Relativistic Kinetic Energy Calculator

Created by Bogna Szyk
Reviewed by Małgorzata Koperska, MD and Steven Wooding
Last updated: Aug 22, 2022

If you're analyzing an object traveling at high speed, you will probably observe that the results provided by our regular kinetic energy calculator are not entirely accurate. In such a case, make sure to use this relativistic kinetic energy calculator that takes into consideration relativistic effects.

What is the kinetic energy?

Kinetic energy, by definition, is the energy resulting from the motion of an object. For example, a car traveling along a highway has certain energy – if it hits another vehicle, the outcome will be much more destructive than if it were moving at 5 mph.

For objects moving at low speeds, you can determine the kinetic energy using the following formula:

KE=12mv2\small \text{KE} = \frac{1}{2}mv^2

where:

  • KE\text{KE} – Kinetic energy expressed in joules;
  • mm – Mass of the object; and
  • vvSpeed of the object.

Relativistic effects in measuring the kinetic energy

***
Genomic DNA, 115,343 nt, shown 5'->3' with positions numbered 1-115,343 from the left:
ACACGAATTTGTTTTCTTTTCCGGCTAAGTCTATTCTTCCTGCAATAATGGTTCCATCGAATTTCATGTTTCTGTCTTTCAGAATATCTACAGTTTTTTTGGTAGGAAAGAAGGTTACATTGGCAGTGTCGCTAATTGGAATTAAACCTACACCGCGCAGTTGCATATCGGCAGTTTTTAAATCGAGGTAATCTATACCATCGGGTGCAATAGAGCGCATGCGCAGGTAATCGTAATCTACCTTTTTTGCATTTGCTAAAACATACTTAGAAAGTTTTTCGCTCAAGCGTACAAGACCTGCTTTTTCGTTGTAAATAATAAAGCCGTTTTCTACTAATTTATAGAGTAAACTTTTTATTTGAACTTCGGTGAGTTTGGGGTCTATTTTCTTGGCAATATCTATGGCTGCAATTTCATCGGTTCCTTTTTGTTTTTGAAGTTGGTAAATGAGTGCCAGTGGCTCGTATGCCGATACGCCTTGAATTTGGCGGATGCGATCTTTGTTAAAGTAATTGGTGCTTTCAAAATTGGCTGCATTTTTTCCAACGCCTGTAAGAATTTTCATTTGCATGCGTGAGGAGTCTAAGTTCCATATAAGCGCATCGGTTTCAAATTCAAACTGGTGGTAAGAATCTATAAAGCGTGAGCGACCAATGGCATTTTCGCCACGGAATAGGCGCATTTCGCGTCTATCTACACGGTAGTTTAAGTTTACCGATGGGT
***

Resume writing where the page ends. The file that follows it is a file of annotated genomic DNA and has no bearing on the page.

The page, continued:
If the object moves at high velocity – at least 1% of the speed of light – relativistic effects begin to be noticeable. Due to that fact, you can no longer use the simplified formula mentioned in the previous section.

In such a case, you must calculate the kinetic energy from the famous Einstein's E = mc² equation. This equation describes the total (i.e., both potential and kinetic) energy of the body. To obtain the relativistic kinetic energy, you need to subtract the potential energy (previously found with the potential energy formula) from the total energy:

KE=EPE\small\rm KE = E - PE

The potential energy, in this case, is equal to the rest-mass energy:

PE=m0c2KE=mc2m0c2\small \begin{split} \text{PE} &= m_0c^2\\[.5em] \text{KE} &= mc^2 - m_0c^2 \end{split}

where:

  • cc – Speed of light – a constant equal to 299,792,458 m/s; and
  • m0m_0 is the rest mass of the object.

Rest mass m0m_0 differs from the regular mass mm. m0m_0 describes the mass of the object at rest – that is, if it's not moving. If the object moves, its true mass increases according to this formula:

m=m01v2/c2\small m = \frac{m_0}{\sqrt{1 - v^2/c^2}}

Combining all of these equations, you can derive the relativistic kinetic energy equation:

KE=m0c2(1v2/c21)\small \text{KE} = m_0c^2 \left(\sqrt{1 - v^2/c^2} - 1\right)

Other relativity effects

If you're interested in relativity, check out the velocity addition and electron speed calculators!

Bogna Szyk
Mass
lb
Velocity
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Kinetic energy
MJ
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